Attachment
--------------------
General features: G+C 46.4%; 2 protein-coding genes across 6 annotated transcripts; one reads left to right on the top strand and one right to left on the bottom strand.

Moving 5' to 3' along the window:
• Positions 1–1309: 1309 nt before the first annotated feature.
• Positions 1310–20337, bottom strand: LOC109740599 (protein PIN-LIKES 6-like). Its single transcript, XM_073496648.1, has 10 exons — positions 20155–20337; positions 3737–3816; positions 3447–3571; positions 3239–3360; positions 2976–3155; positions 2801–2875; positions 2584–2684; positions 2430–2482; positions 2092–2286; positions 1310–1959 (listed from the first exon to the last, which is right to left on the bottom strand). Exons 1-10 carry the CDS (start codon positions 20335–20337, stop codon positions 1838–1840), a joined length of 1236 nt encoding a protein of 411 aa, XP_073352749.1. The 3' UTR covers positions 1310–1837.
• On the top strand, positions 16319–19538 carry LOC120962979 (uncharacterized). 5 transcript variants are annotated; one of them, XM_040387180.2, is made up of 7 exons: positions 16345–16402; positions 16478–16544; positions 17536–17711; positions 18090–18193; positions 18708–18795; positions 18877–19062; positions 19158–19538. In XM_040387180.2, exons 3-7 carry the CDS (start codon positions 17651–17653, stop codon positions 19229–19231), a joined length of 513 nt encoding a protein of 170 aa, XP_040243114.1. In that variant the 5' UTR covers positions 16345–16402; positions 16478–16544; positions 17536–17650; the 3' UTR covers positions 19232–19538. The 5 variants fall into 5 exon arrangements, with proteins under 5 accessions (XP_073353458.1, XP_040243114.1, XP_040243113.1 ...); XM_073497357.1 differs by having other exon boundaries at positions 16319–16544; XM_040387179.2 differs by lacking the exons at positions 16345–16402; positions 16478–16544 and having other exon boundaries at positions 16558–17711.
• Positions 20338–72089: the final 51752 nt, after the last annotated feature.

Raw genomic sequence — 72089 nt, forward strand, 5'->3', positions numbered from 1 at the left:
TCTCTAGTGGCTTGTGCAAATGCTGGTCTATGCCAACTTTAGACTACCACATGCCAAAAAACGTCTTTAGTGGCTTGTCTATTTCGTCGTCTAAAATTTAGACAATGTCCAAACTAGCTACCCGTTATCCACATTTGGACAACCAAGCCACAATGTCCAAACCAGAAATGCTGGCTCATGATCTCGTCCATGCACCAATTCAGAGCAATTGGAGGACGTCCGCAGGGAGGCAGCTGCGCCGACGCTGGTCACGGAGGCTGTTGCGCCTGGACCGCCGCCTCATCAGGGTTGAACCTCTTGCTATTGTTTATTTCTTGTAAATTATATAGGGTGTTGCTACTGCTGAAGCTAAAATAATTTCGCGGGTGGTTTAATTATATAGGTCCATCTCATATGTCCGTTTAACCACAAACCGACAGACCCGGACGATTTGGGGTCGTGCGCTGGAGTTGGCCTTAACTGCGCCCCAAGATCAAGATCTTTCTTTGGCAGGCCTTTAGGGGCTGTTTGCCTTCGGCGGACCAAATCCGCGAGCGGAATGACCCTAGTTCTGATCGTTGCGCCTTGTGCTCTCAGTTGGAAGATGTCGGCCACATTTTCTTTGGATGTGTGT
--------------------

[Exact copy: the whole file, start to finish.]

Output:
General features: G+C 46.4%; 2 protein-coding genes across 6 annotated transcripts; one reads left to right on the top strand and one right to left on the bottom strand.

Moving 5' to 3' along the window:
• Positions 1–1309: 1309 nt before the first annotated feature.
• Positions 1310–20337, bottom strand: LOC109740599 (protein PIN-LIKES 6-like). Its single transcript, XM_073496648.1, has 10 exons — positions 20155–20337; positions 3737–3816; positions 3447–3571; positions 3239–3360; positions 2976–3155; positions 2801–2875; positions 2584–2684; positions 2430–2482; positions 2092–2286; positions 1310–1959 (listed from the first exon to the last, which is right to left on the bottom strand). Exons 1-10 carry the CDS (start codon positions 20335–20337, stop codon positions 1838–1840), a joined length of 1236 nt encoding a protein of 411 aa, XP_073352749.1. The 3' UTR covers positions 1310–1837.
• On the top strand, positions 16319–19538 carry LOC120962979 (uncharacterized). 5 transcript variants are annotated; one of them, XM_040387180.2, is made up of 7 exons: positions 16345–16402; positions 16478–16544; positions 17536–17711; positions 18090–18193; positions 18708–18795; positions 18877–19062; positions 19158–19538. In XM_040387180.2, exons 3-7 carry the CDS (start codon positions 17651–17653, stop codon positions 19229–19231), a joined length of 513 nt encoding a protein of 170 aa, XP_040243114.1. In that variant the 5' UTR covers positions 16345–16402; positions 16478–16544; positions 17536–17650; the 3' UTR covers positions 19232–19538. The 5 variants fall into 5 exon arrangements, with proteins under 5 accessions (XP_073353458.1, XP_040243114.1, XP_040243113.1 ...); XM_073497357.1 differs by having other exon boundaries at positions 16319–16544; XM_040387179.2 differs by lacking the exons at positions 16345–16402; positions 16478–16544 and having other exon boundaries at positions 16558–17711.
• Positions 20338–72089: the final 51752 nt, after the last annotated feature.

Raw genomic sequence — 72089 nt, forward strand, 5'->3', positions numbered from 1 at the left:
TCTCTAGTGGCTTGTGCAAATGCTGGTCTATGCCAACTTTAGACTACCACATGCCAAAAAACGTCTTTAGTGGCTTGTCTATTTCGTCGTCTAAAATTTAGACAATGTCCAAACTAGCTACCCGTTATCCACATTTGGACAACCAAGCCACAATGTCCAAACCAGAAATGCTGGCTCATGATCTCGTCCATGCACCAATTCAGAGCAATTGGAGGACGTCCGCAGGGAGGCAGCTGCGCCGACGCTGGTCACGGAGGCTGTTGCGCCTGGACCGCCGCCTCATCAGGGTTGAACCTCTTGCTATTGTTTATTTCTTGTAAATTATATAGGGTGTTGCTACTGCTGAAGCTAAAATAATTTCGCGGGTGGTTTAATTATATAGGTCCATCTCATATGTCCGTTTAACCACAAACCGACAGACCCGGACGATTTGGGGTCGTGCGCTGGAGTTGGCCTTAACTGCGCCCCAAGATCAAGATCTTTCTTTGGCAGGCCTTTAGGGGCTGTTTGCCTTCGGCGGACCAAATCCGCGAGCGGAATGACCCTAGTTCTGATCGTTGCGCCTTGTGCTCTCAGTTGGAAGATGTCGGCCACATTTTCTTTGGATGTGTGT